Aquaculture for all

Farming Tuna In Spanish Waters

Economics +1 more

SPAIN - Spain is leading the race in the breeding in captivity of red tuna - a centre in public waters has succeeded in breeding 300 specimens in four months of over 1kg, according to Claudia Saumell from the Madrid Office of Bord Bia Irish Food Board.

The fish swim at high speed in a clockwise direction, doing laps and laps of the Spanish Oceanography Institutes tanks of salted water, next to the Mazarrn coastline in Murcia.

In the tank there are around 100 specimens of approximately 1kg in weight while in the sea there is another enclosure which contains a further 200 specimens, which are more mature.

Its not easy to gauge the importance of what is happening. These are the first specimens of Atlantic red tuna bred in captivity. The stock of this species, which is highly valued for sushi or sashimi, has reached worrying levels of over-fishing, so the breeding in fish farms would be a sustainable option to supply demand worldwide without exhausting stocks.

In 2008 an EU funded project, SELFDOTT, got underway, with an investment of 4.3 million. Over the last three years the researchers have collected eggs of one-millimetre in diameter which were laid between June and July in the farms of the Fuentes group, members of the project based near to the Cartagena coast.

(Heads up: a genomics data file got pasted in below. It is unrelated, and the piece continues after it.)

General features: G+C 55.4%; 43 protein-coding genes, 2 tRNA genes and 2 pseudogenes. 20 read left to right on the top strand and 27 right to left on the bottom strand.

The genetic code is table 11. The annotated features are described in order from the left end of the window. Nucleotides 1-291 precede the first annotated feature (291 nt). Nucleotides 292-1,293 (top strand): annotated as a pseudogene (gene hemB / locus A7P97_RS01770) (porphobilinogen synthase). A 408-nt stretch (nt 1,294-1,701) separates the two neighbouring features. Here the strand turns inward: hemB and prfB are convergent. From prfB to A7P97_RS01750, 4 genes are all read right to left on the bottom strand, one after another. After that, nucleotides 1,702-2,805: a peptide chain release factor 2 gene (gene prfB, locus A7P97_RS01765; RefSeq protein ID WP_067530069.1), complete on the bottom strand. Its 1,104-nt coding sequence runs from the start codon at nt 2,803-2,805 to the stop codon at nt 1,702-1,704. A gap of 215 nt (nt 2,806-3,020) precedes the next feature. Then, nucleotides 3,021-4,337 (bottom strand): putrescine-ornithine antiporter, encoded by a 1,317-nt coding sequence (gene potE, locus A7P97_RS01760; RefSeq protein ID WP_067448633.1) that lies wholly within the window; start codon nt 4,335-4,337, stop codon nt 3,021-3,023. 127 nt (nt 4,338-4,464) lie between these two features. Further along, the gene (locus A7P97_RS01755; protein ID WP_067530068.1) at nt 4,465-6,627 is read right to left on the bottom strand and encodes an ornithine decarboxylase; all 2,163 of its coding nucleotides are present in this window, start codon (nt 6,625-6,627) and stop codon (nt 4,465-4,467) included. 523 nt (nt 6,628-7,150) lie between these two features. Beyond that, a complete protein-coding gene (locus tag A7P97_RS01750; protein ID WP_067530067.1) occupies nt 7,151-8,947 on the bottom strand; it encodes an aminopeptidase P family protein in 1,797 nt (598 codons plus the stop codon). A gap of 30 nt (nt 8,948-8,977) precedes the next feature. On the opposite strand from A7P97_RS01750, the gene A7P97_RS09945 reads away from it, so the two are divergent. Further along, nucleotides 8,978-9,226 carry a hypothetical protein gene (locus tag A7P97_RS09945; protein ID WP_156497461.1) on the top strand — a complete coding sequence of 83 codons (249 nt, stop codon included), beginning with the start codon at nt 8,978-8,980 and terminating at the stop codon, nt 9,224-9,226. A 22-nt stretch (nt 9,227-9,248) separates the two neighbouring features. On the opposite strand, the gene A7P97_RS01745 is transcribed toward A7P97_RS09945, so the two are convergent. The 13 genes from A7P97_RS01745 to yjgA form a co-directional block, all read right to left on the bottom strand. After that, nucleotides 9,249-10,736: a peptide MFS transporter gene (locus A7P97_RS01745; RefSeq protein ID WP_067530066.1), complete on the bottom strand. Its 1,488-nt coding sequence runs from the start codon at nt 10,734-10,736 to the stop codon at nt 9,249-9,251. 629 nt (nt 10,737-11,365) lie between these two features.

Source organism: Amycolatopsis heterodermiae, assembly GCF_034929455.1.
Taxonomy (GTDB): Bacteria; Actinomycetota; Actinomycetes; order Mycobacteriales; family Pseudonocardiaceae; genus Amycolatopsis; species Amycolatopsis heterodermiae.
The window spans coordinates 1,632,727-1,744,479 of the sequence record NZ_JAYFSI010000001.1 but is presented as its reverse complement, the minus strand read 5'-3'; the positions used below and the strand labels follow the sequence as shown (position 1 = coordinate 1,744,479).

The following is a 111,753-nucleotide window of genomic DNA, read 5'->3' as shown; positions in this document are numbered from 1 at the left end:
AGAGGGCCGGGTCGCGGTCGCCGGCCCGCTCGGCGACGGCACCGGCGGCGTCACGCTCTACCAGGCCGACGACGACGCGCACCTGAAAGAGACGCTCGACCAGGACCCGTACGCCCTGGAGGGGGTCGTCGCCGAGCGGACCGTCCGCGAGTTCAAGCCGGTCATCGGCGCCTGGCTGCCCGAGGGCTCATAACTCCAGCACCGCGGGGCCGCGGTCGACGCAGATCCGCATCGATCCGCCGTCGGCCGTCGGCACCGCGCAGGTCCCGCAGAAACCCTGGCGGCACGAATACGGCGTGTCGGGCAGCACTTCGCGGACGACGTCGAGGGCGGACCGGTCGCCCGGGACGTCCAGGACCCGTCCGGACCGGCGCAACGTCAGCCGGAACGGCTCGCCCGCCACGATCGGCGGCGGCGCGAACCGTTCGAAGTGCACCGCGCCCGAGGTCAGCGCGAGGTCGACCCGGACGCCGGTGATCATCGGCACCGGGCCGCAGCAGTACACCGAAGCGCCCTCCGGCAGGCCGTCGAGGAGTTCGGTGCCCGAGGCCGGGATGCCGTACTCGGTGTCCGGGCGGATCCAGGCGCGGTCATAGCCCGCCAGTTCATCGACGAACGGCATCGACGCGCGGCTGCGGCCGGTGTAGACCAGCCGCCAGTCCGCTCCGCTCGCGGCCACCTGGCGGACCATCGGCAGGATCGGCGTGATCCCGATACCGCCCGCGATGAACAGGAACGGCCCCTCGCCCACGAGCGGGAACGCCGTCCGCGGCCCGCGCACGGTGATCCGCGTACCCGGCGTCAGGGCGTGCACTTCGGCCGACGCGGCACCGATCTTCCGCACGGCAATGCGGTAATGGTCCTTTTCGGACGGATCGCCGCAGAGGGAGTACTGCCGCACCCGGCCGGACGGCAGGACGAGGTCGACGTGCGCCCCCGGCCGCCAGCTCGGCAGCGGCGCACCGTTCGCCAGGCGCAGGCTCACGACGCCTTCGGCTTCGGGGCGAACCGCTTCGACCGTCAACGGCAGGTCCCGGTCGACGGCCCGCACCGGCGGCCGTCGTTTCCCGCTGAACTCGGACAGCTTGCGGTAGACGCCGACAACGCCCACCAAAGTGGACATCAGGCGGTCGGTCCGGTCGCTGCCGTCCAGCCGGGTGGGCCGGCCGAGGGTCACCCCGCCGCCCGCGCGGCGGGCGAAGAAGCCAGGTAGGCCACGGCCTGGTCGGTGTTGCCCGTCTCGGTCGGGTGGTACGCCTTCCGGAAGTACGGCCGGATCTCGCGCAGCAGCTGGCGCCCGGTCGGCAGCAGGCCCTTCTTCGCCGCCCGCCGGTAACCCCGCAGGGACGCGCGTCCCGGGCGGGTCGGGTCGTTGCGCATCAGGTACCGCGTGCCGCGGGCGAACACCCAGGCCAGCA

The programme did not reap positive results during its first two years, but in 2009 they managed to keep the tuna alive for 73 days and brought them to 30g in weight. In 2010, of the 60 eggs, there remained some young fish that lived for 110 days and reached 100g- nearly a success! Then in July of last year, Manabu Seoka joined the project, a Japanese expert in the larval cultivation of red tuna in the Pacific. With Manabu on the team the results improved hugely, mainly due to changes which were made to the diet of the tuna.

In this sector there are many who are sceptical regarding the future of intensive fish farming of the red tuna, mainly because it takes the fish a long time to reach 300kg, and at the same time cost up to 6,000 per specimen. The argument is that it will always be much easier to go out and fish specimens, than to breed them.

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